Movies are a truly unique art form and form of entertainment. At their best they’re entertaining, immersive, and just plain fun. Those of us who love them gobble them up like the scrummiest of snacks, often the same one over and over, until we can yell our favorite lines at the screen like a freelancing Rocky Horror fan.

And it shows. I’m not sure how long ago I really started noticing how familiar so many movies have become, but now that I’m aware of that glaringly obvious little fact it’s become almost annoyingly glaringly obvious. The concept caught my attention because of what an unrepentant channel flipper I am. What “they” say about men being the worst about it doesn’t mean they’re the only ones.  Many a beautifully manicured (not mine…I can’t type with long nails, so mine look like they’ve been ravaged by runaway clippers!) feminine hand belongs to a channel flipping virtuoso.

If I don’t have a regularly DVRed program lined up, or while said program is recording, I flip channels like a demographically enhanced automaton, landing on random stuff that catches my interest. My brain comes to rest on anything from Buffy to Twilight Zone to Everybody Loves Frasier. When those last two combined are on at the same time, I watch bits of both, only becoming confused if Hot in Cleveland is on too…since it has Daphne and sometimes Robert’s chain smoking mother-in-law, or to really make my head explode, Frasier’s dad appears in the mix. All I’m lacking is Eddie running through chasing Pumpernickel and George Clooney. And I don’t even normally watch Hot in Cleveland!

It’s surprising that, between the commercial skipping DVRed stuff and the wildly flipped across stuff, I ever even notice random movie landings. I do, though. I’m sure I’ve always done it, but it suddenly came to my attention one channel flippy night that I recognize a lot of movies almost instantly. Not just movies I’ve seen a zillion times either. Often it’s something I haven’t seen at all. That’s extremely telling about the movie industry’s deeply entrenched place in the collective consciousness.

Sure, you see a flash of a white T-shirt flaunting alarming blood spatter and catch a snatch of classical music, you know you’ve hit The Silence of the Lambs, without even a glimpse of those piercingly mad baby blues. Hear Judi Dench’s unmistakable accent/voice combo say the single letter “M” and you recognize a Bond movie with no Bond, James Bond in sight. Glimpse a golden ring engraved with Elvish words you can’t read yet know by heart, and you may not instantly know which individual movie it is, but you certainly nail the franchise it belongs to.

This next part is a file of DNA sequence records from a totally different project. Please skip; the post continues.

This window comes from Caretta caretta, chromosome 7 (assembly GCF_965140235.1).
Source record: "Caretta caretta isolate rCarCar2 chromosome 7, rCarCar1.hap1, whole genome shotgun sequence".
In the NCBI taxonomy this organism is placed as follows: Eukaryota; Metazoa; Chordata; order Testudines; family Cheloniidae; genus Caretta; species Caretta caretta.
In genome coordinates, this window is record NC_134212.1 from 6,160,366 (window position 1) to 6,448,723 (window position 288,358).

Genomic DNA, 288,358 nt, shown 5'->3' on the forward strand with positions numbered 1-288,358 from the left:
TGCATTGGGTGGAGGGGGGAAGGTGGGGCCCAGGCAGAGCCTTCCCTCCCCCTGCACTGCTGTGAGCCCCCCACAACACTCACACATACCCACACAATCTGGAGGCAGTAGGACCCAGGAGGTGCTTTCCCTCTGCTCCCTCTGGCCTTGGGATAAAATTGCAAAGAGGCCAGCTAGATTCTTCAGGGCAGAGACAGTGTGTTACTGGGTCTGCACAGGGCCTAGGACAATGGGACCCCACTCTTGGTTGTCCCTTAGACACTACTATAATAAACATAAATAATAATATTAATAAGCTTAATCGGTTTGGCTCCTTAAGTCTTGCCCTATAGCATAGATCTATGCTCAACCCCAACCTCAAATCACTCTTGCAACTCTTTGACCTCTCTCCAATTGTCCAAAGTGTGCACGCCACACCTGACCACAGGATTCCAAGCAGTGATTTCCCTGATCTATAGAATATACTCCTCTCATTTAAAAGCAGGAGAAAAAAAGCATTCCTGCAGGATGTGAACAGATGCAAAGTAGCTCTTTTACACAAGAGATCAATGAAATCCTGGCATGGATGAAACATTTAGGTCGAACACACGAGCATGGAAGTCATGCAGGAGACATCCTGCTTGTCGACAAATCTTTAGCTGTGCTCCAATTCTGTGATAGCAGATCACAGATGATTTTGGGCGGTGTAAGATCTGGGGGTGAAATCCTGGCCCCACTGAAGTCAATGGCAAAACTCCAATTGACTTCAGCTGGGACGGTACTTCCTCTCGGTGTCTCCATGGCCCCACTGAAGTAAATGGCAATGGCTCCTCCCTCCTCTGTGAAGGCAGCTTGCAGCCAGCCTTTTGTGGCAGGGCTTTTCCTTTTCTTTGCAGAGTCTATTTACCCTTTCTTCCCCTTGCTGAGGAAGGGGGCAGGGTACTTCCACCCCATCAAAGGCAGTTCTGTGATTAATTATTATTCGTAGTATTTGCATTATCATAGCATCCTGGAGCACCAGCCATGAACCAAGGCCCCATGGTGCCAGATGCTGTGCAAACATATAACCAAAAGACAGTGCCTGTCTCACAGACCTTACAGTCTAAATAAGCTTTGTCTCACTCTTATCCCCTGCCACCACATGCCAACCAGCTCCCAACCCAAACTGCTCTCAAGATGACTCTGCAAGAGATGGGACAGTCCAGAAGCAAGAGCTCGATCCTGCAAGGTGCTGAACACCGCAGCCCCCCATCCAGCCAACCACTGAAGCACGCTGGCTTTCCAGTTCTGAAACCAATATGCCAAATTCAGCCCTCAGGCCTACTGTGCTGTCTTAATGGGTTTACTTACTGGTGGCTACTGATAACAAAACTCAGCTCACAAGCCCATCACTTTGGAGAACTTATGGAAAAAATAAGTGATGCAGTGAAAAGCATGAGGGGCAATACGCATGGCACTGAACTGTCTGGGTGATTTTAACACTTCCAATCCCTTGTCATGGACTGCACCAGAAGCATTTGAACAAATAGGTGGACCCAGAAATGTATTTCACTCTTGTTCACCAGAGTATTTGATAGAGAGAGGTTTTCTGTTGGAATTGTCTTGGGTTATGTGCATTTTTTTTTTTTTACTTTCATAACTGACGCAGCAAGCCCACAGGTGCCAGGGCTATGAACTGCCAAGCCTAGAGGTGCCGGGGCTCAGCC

Somehow, though, so many movies creep or blast or FX their way into pop culture that mere snippets are familiar, even when you have never seen them. A lilting song, a maniacal laugh, such an iconic image that it practically reaches out of the screen and grabs your eyeballs. For instance, I’ve never seen The Shining, but I recognize those two girls when I see them. Even a simple looking corridor that “belongs” to that movie unmistakably. I haven’t seen One Flew Over the Cuckoo’s Nest (I have got to catch up on Nicholson movies!), yet the words Nurse Ratched, with or without a visual of the amazing Louise Fletcher (big fan from other things from Deep Space Nine to myriad movie roles spanning her stellar career) scream the title of that movie.

How is this possible? Because movies have a different influence over us than books or music or paintings. They engage multiple senses at once. They’re designed to pull us in and stay with us. They have a hold on us, whether it’s through multiple exposures to engaging, beloved stories or catch phrases and iconic images that command and demand their place in our gray matter.

We used to be limited to however many times we could manage to see a movie in a theater, but now technology has gifted us with limitless possibilities. Rent, stream, buy, YouTube, Netflix, even the public library…movies are everywhere, any time, all the time. It’s a gift. It’s a treasure. And, in the wee small channel flipping hours of the darkest night, a single cry from the speakers reminds me of yet another movie I’ve never seen, but want to: